First grade can be a scary thing, even without the burden of making history.
In October 1961, 13 African American first graders took courageous steps to enter
four formerly all-white elementary schools and break the practice of segregation in
Memphis City Schools. A half-century later, the stories of these pioneering children
form the foundation of the documentary, The Memphis 13 (2011). The film uncovers a hidden story of the Civil Rights Movement and honors
the children who lived it while raising contemporary questions about children breaking
The film, which was initiated thanks to a faculty research grant from the Hooks Institute,
features interviews with all 13 pioneering families, as well as with white students,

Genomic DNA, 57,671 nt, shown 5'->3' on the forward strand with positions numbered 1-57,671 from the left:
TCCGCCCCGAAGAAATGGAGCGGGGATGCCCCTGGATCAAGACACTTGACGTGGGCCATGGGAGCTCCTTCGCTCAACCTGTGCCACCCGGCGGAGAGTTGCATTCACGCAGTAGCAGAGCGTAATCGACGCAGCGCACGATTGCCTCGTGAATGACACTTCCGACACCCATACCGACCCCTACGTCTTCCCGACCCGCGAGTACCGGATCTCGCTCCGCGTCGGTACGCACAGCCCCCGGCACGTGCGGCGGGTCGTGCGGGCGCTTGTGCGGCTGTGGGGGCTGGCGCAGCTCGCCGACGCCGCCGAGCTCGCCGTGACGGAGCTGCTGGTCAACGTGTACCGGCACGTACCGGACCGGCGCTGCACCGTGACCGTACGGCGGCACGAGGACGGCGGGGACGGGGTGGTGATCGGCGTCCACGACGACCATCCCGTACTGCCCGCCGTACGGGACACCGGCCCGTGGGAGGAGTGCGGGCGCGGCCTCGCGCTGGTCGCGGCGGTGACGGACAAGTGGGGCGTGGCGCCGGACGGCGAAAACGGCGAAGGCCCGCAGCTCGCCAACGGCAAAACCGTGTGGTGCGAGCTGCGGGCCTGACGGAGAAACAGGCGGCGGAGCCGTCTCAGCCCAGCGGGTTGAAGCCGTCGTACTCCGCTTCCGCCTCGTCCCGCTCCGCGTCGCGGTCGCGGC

a teacher, and local civil rights leaders.
University of Memphis law professor Daniel Kiel is the writer and director of The
Memphis 13 and filmmakers Jane Folk and David Kiern served as producers. The film
is narrated by Mayor A.C. Wharton of Memphis and premiered at the National Civil Rights
Museum on the 50th anniversary of the students' historic steps. The film has screened
for audiences locally and across the country, including being selected for the Little
Rock Civil Rights Film Festival and San Diego Black Film Festival and being featured
in programs at Harvard Law School, Howard Law School, and other academic institutions.
Additional support for the film was provided by First Tennessee and the Assisi Foundation
To see a trailer of the documentaries and to read more, click below